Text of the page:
This course is designed to be an exciting way to increase students' appreciation and enjoyment of music in general and jazz in particular (and of course earn ethnic studies and/or fine arts credits). The instructors are available to guide and serve students in their quest. This class will require a great amount of work and dedication but will allow students to work in their own space (Hawaii, Italy or home?) and time (5 a.m. or midnight?).
This course covers the same information that is included in traditional classroom offerings. However, it will demand more from each one of you, as it is also demanding more from us as instructors. Much of the responsibility for the success of a course like this rests with you. You have to keep on task: do the discussions and team work by the required date, read the lectures and text (you can't just sit back and watch the show), and listen to the recorded examples from both the lecture and the text. In this class you will learn by yourself, with our facilitation.
Because we will not have the luxury of meeting together as a class three hours a week, the total time expected of you to work both online and offline on this course is about nine hours per week (three hours in class and six hours outside work--the usual course time for a three-credit course). Be sure to allow yourself this amount of time in your schedule each week.
You will be asked to do reading assignments in our textbook. In addition, the listening activities are an important and integral part of this course, and we will be asking you to comment on recordings included in both the lectures and readings in your individual assignments.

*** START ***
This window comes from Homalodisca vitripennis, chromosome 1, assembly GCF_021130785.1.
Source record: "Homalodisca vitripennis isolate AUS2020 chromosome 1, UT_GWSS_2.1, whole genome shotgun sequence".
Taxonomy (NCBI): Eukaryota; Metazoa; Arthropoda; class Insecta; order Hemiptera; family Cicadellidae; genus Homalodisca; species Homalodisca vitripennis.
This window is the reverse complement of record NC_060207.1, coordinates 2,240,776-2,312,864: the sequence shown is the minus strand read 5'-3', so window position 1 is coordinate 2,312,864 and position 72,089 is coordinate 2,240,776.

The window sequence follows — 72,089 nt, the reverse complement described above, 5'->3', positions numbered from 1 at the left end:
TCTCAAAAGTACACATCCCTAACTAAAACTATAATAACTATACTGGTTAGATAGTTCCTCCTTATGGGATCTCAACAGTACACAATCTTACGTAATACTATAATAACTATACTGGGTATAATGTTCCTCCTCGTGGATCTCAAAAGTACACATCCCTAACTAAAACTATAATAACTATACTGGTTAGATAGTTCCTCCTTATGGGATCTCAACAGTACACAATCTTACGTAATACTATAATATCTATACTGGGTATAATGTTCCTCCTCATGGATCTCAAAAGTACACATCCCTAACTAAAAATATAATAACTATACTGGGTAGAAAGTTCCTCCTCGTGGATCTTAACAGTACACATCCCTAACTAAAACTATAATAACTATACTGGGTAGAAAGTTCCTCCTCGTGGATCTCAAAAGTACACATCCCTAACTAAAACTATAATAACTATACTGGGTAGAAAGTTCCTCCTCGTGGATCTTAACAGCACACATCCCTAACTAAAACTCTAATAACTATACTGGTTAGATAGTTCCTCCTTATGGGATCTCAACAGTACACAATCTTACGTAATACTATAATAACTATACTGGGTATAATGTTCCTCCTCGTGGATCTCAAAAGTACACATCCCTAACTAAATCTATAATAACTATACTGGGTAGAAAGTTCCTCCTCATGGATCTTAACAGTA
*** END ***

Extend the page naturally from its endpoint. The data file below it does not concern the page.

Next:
Any music class is an aural experience. You are strongly encouraged to listen to as much jazz as possible-- live, on the airwaves, and recorded. Public libraries usually have jazz CD and vinyl collections. Look for jazz broadcasts on the radio stations in your area or various TV programs. Black Entertainment Television has jazz programming. LISTEN!
In order to encourage further jazz experiences and listening, you will be asked to write reviews during the semester.
You are all participants-- this is group learning--be a giving part of the learning community. We all learn from your questions and answers. We do not pretend to know everything about jazz. Some of you probably know more about blues and fusion than we do.
Curiosity is an advantage. It is probably more important than being a brilliant student or an experienced musician. Great things can happen when you approach this class with a sense of wonder and desire to learn.
If we are close-minded, we sometimes limit our horizons. Try to meet new things (music, etc.) with a receptive, positive being. Ultimately, we don't have to like everything, but be open to experiencing new things.
UW Colleges Catalog Course Description for MUS 273 - Jazz History and Appreciation - 3 credits. An introduction to the styles and forms of jazz through a study of its history, literature, cultural influences, musical structure, and prominent performers. Includes recorded listening experiences.
The study of American jazz is an examination of over a hundred years of American society and culture. The work songs, field hollers, and early blues songs sung by African American slaves were the foundation for an art form that has been dominated in every era by great African American musicians. Because the majority of important figures in jazz history are African Americans, this course lends itself naturally to a study of the personal struggles of the musicians against discrimination and the racial stereotypes society imposes.